12 Rolex Yacht Master Rose Gold 2-tone 460,000 [16]
13 Audemars Piguet Royal Oak 15400 Stainless Steel 580,000 [16]
14 Rolex Datejust Oyster 41 413,000 [16]
15 Patek Philippe Aquanaut 5167R-001 in 18K rose gold 1,150,000 [16]
16 Rolex Day-Date 36 1,200,000 [16]
17 Rolex GMT Master II 1,360,000 [citation needed]
18 Patek Philippe 5135R Calendario Annual Calendar 1,500,000 [18]
19 A. Lange & Söhne 1815 Chronograph, silver dial in 18k rose gold 1,500,000 [citation needed]
20 Patek Philippe Gold Perpetual Calendar 3,600,000 [citation needed]
21 Patek Philippe Classic Chronograph 2,600,000 [citation needed]
22 Rolex Daytona 116523 980,000 [citation needed]
23 Patek Philippe Complications 5396/1G-001 2,300,000 [30]
24 Rolex Cosmograph Daytona, Ivory dial 1,000,000 [31]
25 Patek Philippe Complications Annual Calendar 1,500,000 [27]

On 9 January 2018, NACC president, Pol Gen Watcharapol Prasarnrajkit, announced he had taken personal charge of the Prawit watch investigation. He promised a "...'professional, transparent' [inquiry], although it will take some time." NACC secretary-general Worawit Sukboon asked the media not to ask about the matter again until "early next month" (February 2018).[32]

The Association to Protect the Thai Constitution, a watchdog group, petitioned the NACC to investigate Prawit for possible false declaration of assets and concealing information that must be declared to the agency. The organisation also accused Prawit of being unusually wealthy under Section 66 of the National Anti-Corruption Act. "Gen Prawit served in the army for about 40 years and was a political office holder for two terms, without any businesses. He could not possibly acquire such a great deal of wealth, a spokesman said.[33] In 2008, Prawit declared assets of 57 million baht. In his 2014 declaration, his assets had risen to 87 million baht.[4]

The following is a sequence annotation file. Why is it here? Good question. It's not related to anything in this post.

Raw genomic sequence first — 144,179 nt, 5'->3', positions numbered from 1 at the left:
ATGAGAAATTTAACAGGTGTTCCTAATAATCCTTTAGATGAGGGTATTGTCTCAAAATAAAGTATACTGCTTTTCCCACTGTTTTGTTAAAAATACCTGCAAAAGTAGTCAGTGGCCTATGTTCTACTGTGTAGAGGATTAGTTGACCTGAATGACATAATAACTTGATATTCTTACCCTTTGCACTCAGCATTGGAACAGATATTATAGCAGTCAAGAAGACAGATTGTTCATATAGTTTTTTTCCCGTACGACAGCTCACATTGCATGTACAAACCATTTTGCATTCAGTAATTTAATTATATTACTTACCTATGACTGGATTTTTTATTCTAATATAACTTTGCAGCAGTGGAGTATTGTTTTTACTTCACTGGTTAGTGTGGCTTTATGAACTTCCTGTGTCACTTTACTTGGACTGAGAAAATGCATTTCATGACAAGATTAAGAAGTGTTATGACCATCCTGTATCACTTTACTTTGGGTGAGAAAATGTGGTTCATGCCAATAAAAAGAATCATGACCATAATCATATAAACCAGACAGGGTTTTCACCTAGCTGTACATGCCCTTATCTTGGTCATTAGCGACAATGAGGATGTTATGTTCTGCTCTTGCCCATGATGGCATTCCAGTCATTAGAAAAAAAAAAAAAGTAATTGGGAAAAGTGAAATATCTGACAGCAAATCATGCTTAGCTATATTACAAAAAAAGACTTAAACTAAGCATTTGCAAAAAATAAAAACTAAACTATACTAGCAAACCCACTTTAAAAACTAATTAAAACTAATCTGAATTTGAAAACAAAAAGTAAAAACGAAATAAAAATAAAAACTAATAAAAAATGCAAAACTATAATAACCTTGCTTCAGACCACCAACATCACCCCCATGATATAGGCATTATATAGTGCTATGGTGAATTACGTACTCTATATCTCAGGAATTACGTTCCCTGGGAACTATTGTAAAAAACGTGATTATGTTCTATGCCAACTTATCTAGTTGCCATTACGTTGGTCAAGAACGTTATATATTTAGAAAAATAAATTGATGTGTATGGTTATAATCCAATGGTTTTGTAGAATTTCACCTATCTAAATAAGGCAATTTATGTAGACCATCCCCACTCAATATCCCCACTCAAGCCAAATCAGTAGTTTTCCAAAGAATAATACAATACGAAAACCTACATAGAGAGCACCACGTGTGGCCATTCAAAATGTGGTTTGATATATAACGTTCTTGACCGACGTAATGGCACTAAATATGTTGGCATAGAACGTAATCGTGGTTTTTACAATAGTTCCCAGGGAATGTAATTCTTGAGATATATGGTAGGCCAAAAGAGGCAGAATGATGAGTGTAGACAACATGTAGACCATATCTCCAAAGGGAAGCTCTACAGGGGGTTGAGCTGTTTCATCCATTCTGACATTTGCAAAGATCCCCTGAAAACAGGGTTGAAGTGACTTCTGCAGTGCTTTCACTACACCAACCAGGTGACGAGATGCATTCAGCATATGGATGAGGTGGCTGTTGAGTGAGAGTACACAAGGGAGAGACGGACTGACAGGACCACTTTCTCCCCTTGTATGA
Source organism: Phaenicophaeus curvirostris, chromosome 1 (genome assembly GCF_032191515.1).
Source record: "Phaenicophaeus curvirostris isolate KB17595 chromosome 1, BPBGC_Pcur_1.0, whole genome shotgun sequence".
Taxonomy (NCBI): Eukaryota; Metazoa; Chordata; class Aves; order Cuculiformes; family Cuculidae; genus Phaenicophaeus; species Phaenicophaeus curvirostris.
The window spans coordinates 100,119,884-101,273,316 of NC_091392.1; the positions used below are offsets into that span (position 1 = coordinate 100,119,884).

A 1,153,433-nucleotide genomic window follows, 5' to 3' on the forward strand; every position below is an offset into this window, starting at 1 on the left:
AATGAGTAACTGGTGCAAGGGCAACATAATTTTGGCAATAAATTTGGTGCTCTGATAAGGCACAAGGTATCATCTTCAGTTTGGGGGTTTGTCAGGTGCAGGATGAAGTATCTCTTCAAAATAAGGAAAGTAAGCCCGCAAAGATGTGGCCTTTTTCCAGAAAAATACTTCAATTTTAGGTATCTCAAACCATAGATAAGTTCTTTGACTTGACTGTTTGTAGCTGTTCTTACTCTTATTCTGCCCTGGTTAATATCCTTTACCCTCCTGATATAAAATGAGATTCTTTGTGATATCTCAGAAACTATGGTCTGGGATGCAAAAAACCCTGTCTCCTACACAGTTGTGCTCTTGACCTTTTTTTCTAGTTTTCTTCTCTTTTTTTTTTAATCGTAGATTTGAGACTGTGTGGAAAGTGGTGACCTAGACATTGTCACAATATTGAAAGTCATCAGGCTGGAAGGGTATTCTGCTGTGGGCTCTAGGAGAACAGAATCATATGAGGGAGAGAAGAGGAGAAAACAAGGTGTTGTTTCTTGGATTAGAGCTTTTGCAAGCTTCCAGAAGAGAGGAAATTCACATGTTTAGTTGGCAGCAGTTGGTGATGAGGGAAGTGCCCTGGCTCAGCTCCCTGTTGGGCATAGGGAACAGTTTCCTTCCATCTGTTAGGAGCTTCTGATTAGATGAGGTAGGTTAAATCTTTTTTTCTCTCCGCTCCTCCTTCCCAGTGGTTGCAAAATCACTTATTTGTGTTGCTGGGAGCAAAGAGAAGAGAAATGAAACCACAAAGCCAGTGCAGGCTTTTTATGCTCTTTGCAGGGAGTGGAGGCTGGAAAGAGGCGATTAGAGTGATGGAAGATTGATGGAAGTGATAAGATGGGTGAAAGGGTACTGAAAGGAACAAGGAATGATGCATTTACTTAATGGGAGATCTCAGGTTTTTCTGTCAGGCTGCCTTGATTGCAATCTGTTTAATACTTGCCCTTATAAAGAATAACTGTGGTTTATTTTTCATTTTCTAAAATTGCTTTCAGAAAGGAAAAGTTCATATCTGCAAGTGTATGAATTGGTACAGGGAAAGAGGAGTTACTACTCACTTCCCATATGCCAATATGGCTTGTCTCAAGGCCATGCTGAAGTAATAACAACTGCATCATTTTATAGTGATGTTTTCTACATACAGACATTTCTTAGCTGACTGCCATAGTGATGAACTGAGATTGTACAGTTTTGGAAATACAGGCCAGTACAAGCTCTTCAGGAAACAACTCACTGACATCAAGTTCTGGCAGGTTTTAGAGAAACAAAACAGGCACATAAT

Personal life[edit]

Prawit is single. He enjoys jogging and playing golf in his free time.[34][citation needed]

Education[edit]

  • Armed Forces Academies Preparatory School (AFAPS), 1965[35]
  • Chulachomklao Royal Military Academy (CRMA), 1969
  • Command and General Staff College (CGSC), 1978
  • National Defense College (NDC), 1997

Ranks[edit]

  • 2nd Infantry Division Queen's Guard, Commanding General, 1996[36]
  • 1st Corps Commander, 1998
  • 1st Army Area Commander, 2002
  • Commander in Chief, RTA, 2004
  • Chairman of the Committee on Independent Body Affairs Groups

Decorations[edit]

  • Knight Grand Cross (First Class) of the Most Exalted Order of White Elephant, 1997[37]
  • Knight Grand Cordon (Special) of the Most Exalted Order of White Elephant, 2004
  • Grand Companion (Third Class, Higher Grade) of the Most Illustrious Order of Chulachomklao, 2005

See also[edit]

References[edit]

  1. ^ Pongsudhirak, Thitinan (5 October 2018). "Thailand's new military and new politics" (Opinion). Bangkok Post. Retrieved 5 October 2018.
  2. ^ a b Strangio, Sebastian (2015-05-21). "The Strongman of Siam". Foreign Policy. Retrieved 11 January 2018.
  3. ^ ประวิตร วงษ์สุวรรณ, Thairath.co.th[not in citation given]
  4. ^ a b "Prawit in the soup over fancy trinkets". Bangkok Post. 7 December 2017. Retrieved 8 December 2017.
  5. ^ "Thai Cabinet extends state of emergency in Bangkok, 3 adjacent provinces". MCOT. 5 October 2010.
  6. ^ John Cole; Steve Sciacchitano (13 October 2012), "Thai military resists political pressure", Asia Times
  7. ^ Wassana Nanuam (12 December 2013). "'Silent' military coup beats having a real one". Bangkok Post.
  8. ^ Jason Szep; Amy Sawitta Lefevre (13 December 2013), Powerful forces revealed behind Thai protest movement, Reuters
  9. ^ Sanderson, Paul (2016-08-18). "A new breed of terror in Thailand". New Mandala. Retrieved 7 December 2017.